Sunset on the Yampa River at Carpenter Ranch in Northwest Colorado.
Yampa River Sunset on the Yampa River at Carpenter Ranch in Northwest Colorado. © John Fielder

Stories in Colorado

Yampa River Fund

A new partnership will keep the Yampa running strong for decades to come.

Northwest Colorado plays host to one of the most crucial water sources in the state: the Yampa River. The Yampa is the last relatively free-flowing major river in the Colorado River Basin. It is central to the people and wildlife in the Yampa River Valley for everything from local agriculture and supplying water to towns like Steamboat Springs to outdoor activities and the businesses that rely on tourism.

Like many rivers in the region, the Yampa has been negatively impacted by rising temperatures and increased drought. The changing climate has decreased water flow and increased water temperatures. Last summer for the first time in history, there was a “call” on the river, shutting some people off from their water supply.

These trends will continue to adversely affect the Yampa for the foreseeable future, putting both the health of the river and the local economy at risk.

Fortunately, The Nature Conservancy, in a new partnership with a diverse coalition of organizations, has plans to keep the Yampa running strong for decades to come. The Yampa River Fund is a collaborative effort that will establish a long-term endowment for this Colorado waterway that so many rely upon. 

It brings all the competing interests to the table and gives them a way to agree on a vision for the future, establish priorities, and create a funding mechanism to make those priorities a reality.

TNC’s Colorado River Program

What Is a Water Fund?

A water fund is a governance and financial structure geared toward maintaining and improving an important water source.

“A water fund is much more than just a bank account,” explains Nancy Smith of TNC’s Colorado River Program. “It brings all the competing interests to the table and gives them a way to agree on a vision for the future, establish priorities and create a funding mechanism to make those priorities a reality.”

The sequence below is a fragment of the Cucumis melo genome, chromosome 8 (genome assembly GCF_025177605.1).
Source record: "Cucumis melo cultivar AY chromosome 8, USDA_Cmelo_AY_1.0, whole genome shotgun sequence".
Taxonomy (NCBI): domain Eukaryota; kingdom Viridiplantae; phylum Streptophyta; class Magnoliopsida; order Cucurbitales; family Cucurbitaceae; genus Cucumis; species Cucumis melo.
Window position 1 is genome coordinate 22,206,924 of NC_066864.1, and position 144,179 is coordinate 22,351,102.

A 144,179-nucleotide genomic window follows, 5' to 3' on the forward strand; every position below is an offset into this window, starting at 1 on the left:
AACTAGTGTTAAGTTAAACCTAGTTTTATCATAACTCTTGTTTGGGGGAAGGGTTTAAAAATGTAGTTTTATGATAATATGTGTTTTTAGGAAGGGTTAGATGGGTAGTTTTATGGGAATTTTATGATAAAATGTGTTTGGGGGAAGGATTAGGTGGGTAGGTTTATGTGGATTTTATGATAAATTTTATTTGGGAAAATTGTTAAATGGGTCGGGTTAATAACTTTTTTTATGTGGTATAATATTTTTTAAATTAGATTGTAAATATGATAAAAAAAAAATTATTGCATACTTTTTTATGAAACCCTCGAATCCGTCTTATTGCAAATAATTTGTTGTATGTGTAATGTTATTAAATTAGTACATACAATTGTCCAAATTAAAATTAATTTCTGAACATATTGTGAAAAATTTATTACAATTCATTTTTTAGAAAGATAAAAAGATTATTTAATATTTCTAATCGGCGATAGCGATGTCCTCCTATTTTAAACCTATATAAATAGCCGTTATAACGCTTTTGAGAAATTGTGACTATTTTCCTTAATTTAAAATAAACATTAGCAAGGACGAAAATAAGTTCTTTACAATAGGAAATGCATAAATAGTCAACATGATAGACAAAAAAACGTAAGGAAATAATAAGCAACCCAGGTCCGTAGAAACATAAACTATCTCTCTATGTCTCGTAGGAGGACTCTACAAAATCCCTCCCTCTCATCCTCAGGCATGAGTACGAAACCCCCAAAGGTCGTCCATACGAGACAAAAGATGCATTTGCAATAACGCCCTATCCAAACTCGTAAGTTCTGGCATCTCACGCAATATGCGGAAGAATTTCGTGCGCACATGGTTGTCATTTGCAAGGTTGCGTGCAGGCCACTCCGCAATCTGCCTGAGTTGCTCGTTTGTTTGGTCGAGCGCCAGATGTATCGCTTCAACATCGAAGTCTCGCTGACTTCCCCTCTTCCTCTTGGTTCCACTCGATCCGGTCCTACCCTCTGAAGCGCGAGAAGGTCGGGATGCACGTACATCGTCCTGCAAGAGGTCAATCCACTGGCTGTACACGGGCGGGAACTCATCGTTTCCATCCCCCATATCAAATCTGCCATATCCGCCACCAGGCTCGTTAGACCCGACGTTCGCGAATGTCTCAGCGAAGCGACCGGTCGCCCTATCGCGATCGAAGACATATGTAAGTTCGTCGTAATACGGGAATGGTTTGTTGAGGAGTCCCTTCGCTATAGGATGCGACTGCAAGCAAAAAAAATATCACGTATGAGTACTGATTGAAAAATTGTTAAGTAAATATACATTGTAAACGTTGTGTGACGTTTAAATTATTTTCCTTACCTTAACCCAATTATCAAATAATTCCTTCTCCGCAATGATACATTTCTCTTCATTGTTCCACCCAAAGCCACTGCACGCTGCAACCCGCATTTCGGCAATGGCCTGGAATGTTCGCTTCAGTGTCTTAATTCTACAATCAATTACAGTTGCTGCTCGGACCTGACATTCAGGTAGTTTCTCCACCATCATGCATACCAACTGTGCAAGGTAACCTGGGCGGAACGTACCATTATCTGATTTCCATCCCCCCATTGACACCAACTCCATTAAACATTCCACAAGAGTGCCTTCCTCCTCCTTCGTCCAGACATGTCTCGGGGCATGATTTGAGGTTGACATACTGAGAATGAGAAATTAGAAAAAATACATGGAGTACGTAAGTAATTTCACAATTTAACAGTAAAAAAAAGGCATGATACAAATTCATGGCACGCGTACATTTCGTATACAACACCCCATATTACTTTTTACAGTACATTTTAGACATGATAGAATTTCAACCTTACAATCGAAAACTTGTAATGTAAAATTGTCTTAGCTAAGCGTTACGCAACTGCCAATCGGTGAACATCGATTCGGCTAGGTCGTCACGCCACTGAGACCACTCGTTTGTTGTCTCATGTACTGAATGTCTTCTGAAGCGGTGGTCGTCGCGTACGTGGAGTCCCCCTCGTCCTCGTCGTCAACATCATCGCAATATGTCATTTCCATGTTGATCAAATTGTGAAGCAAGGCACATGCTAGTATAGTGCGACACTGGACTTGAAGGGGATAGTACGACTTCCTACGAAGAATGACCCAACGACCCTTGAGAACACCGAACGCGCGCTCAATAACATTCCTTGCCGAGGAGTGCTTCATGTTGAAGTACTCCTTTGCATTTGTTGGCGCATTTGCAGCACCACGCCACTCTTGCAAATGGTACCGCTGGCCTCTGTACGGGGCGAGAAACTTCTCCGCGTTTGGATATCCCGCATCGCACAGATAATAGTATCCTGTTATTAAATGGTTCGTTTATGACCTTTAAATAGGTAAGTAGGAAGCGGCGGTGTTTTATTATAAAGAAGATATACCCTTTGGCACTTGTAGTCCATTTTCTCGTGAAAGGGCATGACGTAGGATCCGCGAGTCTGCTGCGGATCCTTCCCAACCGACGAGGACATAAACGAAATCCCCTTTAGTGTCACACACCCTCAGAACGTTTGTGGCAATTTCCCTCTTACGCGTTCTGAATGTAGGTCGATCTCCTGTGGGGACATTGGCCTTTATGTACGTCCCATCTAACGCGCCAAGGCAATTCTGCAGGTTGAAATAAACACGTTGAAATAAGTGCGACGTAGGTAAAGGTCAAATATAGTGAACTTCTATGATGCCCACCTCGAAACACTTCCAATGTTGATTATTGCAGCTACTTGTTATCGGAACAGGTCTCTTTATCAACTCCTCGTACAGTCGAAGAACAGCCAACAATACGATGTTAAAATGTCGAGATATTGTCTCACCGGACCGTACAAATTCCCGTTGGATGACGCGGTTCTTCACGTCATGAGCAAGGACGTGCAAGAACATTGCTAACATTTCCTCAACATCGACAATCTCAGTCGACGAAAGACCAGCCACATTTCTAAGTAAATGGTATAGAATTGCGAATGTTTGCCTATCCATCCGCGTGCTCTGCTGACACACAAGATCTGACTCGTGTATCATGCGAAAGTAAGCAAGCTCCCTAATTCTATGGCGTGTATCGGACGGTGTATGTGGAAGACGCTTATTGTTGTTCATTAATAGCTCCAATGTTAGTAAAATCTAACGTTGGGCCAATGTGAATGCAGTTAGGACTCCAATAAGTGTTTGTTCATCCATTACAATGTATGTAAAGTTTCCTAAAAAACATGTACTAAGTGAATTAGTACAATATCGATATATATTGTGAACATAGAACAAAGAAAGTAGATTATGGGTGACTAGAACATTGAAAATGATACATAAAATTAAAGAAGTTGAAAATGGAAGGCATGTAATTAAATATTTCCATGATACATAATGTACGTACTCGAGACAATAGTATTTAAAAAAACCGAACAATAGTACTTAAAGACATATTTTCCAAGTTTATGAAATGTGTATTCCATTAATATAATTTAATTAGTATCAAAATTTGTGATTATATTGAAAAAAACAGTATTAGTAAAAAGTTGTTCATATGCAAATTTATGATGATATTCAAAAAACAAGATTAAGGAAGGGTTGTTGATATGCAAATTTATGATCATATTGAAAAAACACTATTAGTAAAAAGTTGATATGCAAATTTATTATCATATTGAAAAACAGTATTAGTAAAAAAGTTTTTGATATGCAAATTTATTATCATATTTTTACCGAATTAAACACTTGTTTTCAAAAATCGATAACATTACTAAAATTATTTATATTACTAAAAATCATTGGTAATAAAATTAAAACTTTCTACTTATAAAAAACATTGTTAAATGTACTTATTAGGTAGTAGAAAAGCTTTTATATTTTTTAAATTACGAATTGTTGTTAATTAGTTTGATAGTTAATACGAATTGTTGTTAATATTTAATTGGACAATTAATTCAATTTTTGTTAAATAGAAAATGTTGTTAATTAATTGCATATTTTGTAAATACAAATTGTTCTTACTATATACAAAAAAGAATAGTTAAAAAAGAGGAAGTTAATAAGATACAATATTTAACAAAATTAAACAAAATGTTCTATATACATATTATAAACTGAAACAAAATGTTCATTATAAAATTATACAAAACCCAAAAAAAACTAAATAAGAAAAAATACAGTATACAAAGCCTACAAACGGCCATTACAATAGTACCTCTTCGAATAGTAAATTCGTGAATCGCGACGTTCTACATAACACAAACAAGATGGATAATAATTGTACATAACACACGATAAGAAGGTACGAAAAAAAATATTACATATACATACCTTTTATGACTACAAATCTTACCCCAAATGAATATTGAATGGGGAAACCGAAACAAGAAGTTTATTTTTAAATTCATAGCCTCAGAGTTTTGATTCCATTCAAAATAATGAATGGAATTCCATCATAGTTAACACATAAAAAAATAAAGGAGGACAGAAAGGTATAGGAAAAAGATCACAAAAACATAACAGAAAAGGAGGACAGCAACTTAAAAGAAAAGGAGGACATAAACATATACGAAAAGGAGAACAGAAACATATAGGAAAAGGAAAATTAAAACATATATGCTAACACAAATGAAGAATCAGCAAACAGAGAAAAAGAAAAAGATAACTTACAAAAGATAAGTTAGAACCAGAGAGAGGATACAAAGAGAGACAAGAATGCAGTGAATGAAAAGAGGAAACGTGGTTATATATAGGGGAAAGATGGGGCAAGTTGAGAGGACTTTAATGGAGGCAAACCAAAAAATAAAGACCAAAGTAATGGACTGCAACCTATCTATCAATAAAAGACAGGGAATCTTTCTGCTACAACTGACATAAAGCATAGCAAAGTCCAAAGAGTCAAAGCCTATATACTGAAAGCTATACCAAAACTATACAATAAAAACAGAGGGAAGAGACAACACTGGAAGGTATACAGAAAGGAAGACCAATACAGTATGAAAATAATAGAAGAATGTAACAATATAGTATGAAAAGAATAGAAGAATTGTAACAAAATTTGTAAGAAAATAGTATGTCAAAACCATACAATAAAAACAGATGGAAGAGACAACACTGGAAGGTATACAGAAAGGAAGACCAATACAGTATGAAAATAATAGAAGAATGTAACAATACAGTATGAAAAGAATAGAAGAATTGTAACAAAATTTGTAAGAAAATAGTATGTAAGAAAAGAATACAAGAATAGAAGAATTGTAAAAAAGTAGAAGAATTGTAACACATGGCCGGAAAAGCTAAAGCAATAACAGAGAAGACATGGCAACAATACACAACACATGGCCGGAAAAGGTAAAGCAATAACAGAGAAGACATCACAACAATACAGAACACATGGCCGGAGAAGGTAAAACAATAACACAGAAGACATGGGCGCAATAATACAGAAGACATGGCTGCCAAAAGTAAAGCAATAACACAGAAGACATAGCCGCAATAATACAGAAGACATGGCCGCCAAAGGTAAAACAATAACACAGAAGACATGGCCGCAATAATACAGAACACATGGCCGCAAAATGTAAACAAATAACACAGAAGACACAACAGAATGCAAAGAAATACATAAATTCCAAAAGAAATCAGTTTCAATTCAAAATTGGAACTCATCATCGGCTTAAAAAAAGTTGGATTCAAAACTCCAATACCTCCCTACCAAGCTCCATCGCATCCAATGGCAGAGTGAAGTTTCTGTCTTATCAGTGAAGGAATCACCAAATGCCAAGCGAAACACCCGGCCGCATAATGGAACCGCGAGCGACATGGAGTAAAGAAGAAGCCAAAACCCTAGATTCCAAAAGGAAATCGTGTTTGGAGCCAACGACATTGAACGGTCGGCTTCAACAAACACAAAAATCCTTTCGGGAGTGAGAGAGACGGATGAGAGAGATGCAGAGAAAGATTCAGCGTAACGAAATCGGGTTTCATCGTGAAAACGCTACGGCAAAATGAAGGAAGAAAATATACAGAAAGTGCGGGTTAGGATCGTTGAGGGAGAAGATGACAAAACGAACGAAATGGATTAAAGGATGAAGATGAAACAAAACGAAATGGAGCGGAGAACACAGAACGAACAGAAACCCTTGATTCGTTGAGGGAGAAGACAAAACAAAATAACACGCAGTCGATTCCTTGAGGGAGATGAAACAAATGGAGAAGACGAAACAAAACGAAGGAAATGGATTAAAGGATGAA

So far, TNC has created 34 water funds in 11 different countries. One of the most successful is New Mexico’s Rio Grande Water Fund, which serves as an example of the transformative power that these types of funds can have for the communities they serve. 

A mix of fall colors in the wetlands and Cottonwood groves of the Yampa River basin on The Nature Conservancy's Carpenter Ranch, west of Steamboat Springs, Colorado.
Restoring Native Plants One of the short-term actions of the Yampa River Fund will be to plant trees along the Yampa’s banks to help cool the water in the summer heat. © Mark Godfrey/TNC

Goals of the Yampa River Fund

Each of the following goals is backed by scientific research, ensuring that the money raised for the river will be spent in the most effective ways:

  • Increase the amount of water flowing in the river through water leases. During the dry season, usually in late summer and early fall, the Yampa reaches its lowest point. To offset this, the fund will help pay for strategic releases from the Stagecoach and Elkhead reservoirs. These releases improve the health and strength of the river, particularly during those seasons when it is most vulnerable.
  • Improve agricultural irrigation infrastructure and management. No matter the method, the end goal remains the same: to ensure producers are getting all the water they need while leaving as much in the river as possible. At first, updates to river diversions used by agriculture producers will be the primary focus of the fund.
  • Restore native plants and wildlife habitat along the river. In the near term, the fund will tackle planting trees along the Yampa’s banks to help cool the water in the summer heat.

Who Is Involved?

The Yampa River Fund is truly a community-driven effort. While TNC has been at the helm of the project in its formative stages, the coalition brings together more than 20 groups from the Yampa Valley and surrounding areas.

The partnership includes agriculture producers, outdoor recreation businesses, the City of Steamboat Springs, the Yampa Valley Community Foundation, Routt and Moffat counties, local NGOs, among a variety of others, all of whom have collaborated to create the fund—and who will shepherd it into the future.